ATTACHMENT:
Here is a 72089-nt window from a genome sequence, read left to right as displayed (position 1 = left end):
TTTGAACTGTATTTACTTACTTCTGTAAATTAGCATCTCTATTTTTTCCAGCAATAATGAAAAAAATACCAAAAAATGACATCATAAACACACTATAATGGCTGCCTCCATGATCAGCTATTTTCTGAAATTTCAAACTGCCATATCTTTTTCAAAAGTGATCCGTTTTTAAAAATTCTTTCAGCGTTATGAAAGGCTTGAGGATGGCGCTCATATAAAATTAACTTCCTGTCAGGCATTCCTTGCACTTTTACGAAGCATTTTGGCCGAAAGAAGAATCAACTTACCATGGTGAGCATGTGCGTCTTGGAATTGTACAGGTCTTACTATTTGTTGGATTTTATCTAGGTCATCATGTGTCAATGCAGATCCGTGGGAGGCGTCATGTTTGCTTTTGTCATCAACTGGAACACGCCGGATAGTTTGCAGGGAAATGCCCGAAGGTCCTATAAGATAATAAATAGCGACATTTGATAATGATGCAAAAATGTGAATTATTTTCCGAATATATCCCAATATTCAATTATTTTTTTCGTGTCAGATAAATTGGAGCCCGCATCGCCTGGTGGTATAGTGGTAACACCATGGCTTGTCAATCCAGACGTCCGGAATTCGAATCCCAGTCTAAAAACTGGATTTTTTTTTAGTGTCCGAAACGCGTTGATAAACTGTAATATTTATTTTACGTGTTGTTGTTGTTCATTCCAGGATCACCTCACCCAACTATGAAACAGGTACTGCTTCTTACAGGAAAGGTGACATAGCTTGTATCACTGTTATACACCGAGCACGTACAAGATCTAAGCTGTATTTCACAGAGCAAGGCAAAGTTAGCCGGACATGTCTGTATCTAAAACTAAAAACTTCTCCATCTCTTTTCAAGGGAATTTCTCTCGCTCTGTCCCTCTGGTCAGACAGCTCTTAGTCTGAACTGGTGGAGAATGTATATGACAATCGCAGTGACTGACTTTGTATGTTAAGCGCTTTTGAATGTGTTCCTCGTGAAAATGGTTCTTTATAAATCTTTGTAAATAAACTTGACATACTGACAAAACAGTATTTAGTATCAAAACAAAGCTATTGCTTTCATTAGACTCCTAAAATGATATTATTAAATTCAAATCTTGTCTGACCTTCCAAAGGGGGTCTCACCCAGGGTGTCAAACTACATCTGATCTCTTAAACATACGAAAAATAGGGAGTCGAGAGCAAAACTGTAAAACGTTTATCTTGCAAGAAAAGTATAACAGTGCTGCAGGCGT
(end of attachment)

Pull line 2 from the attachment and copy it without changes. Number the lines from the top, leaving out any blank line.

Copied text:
TTTGAACTGTATTTACTTACTTCTGTAAATTAGCATCTCTATTTTTTCCAGCAATAATGAAAAAAATACCAAAAAATGACATCATAAACACACTATAATGGCTGCCTCCATGATCAGCTATTTTCTGAAATTTCAAACTGCCATATCTTTTTCAAAAGTGATCCGTTTTTAAAAATTCTTTCAGCGTTATGAAAGGCTTGAGGATGGCGCTCATATAAAATTAACTTCCTGTCAGGCATTCCTTGCACTTTTACGAAGCATTTTGGCCGAAAGAAGAATCAACTTACCATGGTGAGCATGTGCGTCTTGGAATTGTACAGGTCTTACTATTTGTTGGATTTTATCTAGGTCATCATGTGTCAATGCAGATCCGTGGGAGGCGTCATGTTTGCTTTTGTCATCAACTGGAACACGCCGGATAGTTTGCAGGGAAATGCCCGAAGGTCCTATAAGATAATAAATAGCGACATTTGATAATGATGCAAAAATGTGAATTATTTTCCGAATATATCCCAATATTCAATTATTTTTTTCGTGTCAGATAAATTGGAGCCCGCATCGCCTGGTGGTATAGTGGTAACACCATGGCTTGTCAATCCAGACGTCCGGAATTCGAATCCCAGTCTAAAAACTGGATTTTTTTTTAGTGTCCGAAACGCGTTGATAAACTGTAATATTTATTTTACGTGTTGTTGTTGTTCATTCCAGGATCACCTCACCCAACTATGAAACAGGTACTGCTTCTTACAGGAAAGGTGACATAGCTTGTATCACTGTTATACACCGAGCACGTACAAGATCTAAGCTGTATTTCACAGAGCAAGGCAAAGTTAGCCGGACATGTCTGTATCTAAAACTAAAAACTTCTCCATCTCTTTTCAAGGGAATTTCTCTCGCTCTGTCCCTCTGGTCAGACAGCTCTTAGTCTGAACTGGTGGAGAATGTATATGACAATCGCAGTGACTGACTTTGTATGTTAAGCGCTTTTGAATGTGTTCCTCGTGAAAATGGTTCTTTATAAATCTTTGTAAATAAACTTGACATACTGACAAAACAGTATTTAGTATCAAAACAAAGCTATTGCTTTCATTAGACTCCTAAAATGATATTATTAAATTCAAATCTTGTCTGACCTTCCAAAGGGGGTCTCACCCAGGGTGTCAAACTACATCTGATCTCTTAAACATACGAAAAATAGGGAGTCGAGAGCAAAACTGTAAAACGTTTATCTTGCAAGAAAAGTATAACAGTGCTGCAGGCGT